Q) Every new beginning for Carmilla has come from some other beginning’s end. It really does feel like closing time and a culmination for the series. When you finished filming, did this feel like a solidified ending for you or did it feel like another new beginning for you and your character?

A) I sure hope it’s not the end! I have my fingers crossed for more. Carmilla is addictive! I love the actors, the creative team, playing Mel and getting to know the fandom. I’m not ready for this to end! Carmilla forever!

Q) What do you really hope fans take away from watching The Carmilla Movie?

A) We love you so much and I hope you feel it!

As much as Carmilla has been a special experience for the fans, I want you to know it has been equally special for the actors and creative team. We all found parts of ourselves here. I think the fans feel seen and accepted by this series…And that’s also how I think the creative team feels about this fandom!

I mean, just as a personal example – I used to NEVER say anything political in public. I was very strong in my sense of justice internally and generally comfortable speaking up in person, but I was deliberately apolitical on the public stage. Then, I kind of just stuck a toe in, saying short little things about my own political views in Carmilla interviews. And each time the fandom would be like YES! Just so accepting and aligned. And at the same time, all these fans keep sharing incredible stories of bravery and acceptance in their personal lives. So, it’s like well of COURSE we all have to speak out to make this world safer and more just.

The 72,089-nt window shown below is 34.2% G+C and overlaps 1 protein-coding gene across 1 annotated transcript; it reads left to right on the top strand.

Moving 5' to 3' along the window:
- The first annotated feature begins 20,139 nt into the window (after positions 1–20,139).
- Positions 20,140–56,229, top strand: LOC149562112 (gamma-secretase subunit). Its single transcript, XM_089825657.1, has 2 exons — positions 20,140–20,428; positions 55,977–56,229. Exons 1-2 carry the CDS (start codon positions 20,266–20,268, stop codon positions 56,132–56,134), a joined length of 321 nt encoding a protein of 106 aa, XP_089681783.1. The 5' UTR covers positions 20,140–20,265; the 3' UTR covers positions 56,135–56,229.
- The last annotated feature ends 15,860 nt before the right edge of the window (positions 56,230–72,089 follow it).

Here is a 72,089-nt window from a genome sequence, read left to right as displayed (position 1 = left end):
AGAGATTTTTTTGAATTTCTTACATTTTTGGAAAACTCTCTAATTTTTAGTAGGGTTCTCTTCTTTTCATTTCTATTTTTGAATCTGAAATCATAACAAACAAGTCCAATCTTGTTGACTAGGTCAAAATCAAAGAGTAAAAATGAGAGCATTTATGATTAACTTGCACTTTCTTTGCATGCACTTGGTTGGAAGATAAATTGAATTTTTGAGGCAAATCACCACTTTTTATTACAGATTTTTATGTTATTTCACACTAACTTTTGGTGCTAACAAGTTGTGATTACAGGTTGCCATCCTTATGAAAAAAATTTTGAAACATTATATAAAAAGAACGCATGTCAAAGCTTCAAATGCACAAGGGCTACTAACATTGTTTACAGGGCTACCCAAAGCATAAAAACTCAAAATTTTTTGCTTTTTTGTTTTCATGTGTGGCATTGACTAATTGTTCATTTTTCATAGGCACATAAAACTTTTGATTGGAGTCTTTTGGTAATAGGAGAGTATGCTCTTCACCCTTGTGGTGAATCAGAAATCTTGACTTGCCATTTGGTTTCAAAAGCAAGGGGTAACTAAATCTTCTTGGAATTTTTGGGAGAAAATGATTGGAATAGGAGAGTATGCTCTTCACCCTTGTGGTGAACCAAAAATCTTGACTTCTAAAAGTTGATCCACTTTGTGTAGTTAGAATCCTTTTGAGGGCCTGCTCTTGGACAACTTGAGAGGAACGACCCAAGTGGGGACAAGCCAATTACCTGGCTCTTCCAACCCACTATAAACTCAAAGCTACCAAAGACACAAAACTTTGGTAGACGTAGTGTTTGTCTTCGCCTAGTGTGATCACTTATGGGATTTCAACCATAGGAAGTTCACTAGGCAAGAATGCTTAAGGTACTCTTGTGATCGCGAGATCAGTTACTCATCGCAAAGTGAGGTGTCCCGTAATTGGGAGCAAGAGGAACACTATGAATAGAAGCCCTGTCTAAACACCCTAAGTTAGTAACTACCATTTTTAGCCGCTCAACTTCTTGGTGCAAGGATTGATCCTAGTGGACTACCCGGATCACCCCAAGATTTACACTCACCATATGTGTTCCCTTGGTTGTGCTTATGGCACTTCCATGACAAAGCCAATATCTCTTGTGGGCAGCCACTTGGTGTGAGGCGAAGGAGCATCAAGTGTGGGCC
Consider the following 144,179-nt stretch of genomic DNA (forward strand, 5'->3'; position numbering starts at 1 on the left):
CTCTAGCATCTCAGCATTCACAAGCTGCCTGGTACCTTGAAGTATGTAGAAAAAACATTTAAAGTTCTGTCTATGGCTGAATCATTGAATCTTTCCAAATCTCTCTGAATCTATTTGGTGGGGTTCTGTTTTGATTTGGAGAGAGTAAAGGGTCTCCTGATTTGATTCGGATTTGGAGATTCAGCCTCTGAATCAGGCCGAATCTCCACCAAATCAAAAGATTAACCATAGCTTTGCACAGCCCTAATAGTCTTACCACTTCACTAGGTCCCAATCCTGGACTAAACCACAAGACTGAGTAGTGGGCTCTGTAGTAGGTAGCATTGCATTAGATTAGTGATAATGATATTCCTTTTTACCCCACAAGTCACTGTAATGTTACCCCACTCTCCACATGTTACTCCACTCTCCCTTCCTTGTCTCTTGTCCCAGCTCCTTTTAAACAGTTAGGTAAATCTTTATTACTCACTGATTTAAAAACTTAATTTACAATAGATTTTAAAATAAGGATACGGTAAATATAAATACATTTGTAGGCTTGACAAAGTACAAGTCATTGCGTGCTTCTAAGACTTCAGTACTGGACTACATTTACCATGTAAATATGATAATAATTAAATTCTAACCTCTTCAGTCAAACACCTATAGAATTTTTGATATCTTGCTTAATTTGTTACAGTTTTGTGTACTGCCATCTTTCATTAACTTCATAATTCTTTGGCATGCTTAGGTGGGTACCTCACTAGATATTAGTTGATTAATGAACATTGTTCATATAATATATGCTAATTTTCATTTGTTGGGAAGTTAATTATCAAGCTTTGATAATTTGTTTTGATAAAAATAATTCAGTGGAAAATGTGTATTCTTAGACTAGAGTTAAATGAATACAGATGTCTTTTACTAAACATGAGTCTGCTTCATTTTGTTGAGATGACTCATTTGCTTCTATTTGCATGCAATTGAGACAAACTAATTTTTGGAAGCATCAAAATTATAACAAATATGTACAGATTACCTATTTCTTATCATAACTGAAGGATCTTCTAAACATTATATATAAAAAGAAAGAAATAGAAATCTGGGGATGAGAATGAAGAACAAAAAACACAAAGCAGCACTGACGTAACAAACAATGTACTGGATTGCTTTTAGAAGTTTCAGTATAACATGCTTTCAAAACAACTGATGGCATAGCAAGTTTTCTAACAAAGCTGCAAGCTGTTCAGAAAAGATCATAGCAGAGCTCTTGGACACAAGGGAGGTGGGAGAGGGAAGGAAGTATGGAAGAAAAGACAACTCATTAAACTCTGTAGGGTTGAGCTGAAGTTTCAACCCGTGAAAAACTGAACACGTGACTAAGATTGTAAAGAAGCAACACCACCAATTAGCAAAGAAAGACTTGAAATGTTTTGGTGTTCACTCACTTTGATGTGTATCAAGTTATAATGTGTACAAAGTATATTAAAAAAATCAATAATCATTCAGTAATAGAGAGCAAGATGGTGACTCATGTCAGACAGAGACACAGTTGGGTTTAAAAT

Being a part of Carmilla has made me much more comfortable speaking out. And, in fact, last week I wrote an essay in response to the incredibly infuriating and heartbreaking #MeToo trend of sexual assaults. I wrote it for my Facebook friends, but I kind of nervously set it to “public.” It was widely shared and I felt confident enough to keep it public even when I got trolly comments and hate mail…and then CNN asked if they could run it. Like, what?!?!? I’m doing two radio interviews about it tomorrow. I mean, this is surreal. I am a person who would NOT have been comfortable saying these things in public five years ago and here I am, writing zingy comebacks to trolls and going on a national radio show to speak about social justice.

And I honestly don’t know if I would’ve been brave enough to let this essay go public if I hadn’t just had the gift of three years of courage and acceptance from Carmilla fans. You have seen us, accepted us, validated us, shared your hearts with us, trusted us and in so doing, empowered us. I know for sure that you’ve made me a braver, stronger person, and I am truly grateful for that. So…thank you, Carmilla.